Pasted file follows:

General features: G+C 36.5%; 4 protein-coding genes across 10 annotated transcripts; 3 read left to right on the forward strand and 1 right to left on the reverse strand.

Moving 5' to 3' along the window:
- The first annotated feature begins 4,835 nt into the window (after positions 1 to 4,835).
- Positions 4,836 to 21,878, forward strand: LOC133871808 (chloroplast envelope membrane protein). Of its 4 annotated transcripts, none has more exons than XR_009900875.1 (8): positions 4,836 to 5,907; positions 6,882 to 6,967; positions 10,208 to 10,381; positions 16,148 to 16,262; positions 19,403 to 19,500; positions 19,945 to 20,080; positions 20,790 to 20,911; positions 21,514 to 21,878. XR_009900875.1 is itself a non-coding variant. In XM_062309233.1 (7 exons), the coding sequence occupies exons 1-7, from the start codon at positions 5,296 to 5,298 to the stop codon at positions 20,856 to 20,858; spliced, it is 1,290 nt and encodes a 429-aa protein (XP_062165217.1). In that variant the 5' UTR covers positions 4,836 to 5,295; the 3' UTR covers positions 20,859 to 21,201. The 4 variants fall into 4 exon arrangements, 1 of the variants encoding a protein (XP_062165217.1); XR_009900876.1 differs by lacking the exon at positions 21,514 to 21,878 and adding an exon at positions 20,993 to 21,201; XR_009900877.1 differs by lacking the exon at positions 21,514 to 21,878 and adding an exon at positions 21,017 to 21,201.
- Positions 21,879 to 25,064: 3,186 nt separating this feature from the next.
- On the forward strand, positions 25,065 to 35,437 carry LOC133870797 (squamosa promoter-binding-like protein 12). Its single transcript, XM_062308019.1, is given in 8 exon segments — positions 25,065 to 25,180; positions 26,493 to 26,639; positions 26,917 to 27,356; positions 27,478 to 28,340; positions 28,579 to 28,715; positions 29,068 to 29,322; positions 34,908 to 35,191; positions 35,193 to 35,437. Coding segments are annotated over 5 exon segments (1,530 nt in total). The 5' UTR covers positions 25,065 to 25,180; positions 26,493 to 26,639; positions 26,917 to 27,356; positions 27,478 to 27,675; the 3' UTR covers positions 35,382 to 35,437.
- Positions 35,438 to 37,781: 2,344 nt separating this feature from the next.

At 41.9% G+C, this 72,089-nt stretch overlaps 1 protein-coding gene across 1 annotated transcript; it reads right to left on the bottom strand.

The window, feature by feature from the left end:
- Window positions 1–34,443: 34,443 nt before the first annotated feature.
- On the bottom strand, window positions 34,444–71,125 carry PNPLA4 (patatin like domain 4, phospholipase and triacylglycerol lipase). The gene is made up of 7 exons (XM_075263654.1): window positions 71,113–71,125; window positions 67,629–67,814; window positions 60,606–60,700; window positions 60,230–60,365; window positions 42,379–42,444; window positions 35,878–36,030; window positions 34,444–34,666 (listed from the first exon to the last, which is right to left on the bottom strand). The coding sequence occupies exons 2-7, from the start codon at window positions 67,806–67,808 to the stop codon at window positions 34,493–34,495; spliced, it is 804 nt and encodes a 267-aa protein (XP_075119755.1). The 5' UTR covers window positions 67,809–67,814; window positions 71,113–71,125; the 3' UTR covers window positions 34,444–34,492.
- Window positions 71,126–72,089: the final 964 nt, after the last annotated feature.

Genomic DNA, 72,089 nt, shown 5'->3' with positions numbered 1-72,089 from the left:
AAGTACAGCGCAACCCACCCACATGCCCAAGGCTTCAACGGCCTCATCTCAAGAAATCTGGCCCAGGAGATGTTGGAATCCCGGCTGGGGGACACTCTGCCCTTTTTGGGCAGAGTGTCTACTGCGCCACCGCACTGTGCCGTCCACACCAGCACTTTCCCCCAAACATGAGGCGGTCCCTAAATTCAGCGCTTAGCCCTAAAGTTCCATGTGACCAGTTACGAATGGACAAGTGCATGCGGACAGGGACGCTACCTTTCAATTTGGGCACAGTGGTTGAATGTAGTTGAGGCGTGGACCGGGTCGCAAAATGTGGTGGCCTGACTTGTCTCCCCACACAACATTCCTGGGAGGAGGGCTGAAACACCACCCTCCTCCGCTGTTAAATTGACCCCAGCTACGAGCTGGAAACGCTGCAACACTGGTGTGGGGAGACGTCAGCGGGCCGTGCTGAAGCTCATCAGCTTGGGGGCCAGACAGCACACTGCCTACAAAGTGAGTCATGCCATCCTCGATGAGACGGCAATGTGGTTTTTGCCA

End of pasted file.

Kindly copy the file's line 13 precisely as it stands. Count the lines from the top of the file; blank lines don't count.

Genomic DNA, 72,089 nt, shown 5'->3' with positions numbered 1-72,089 from the left: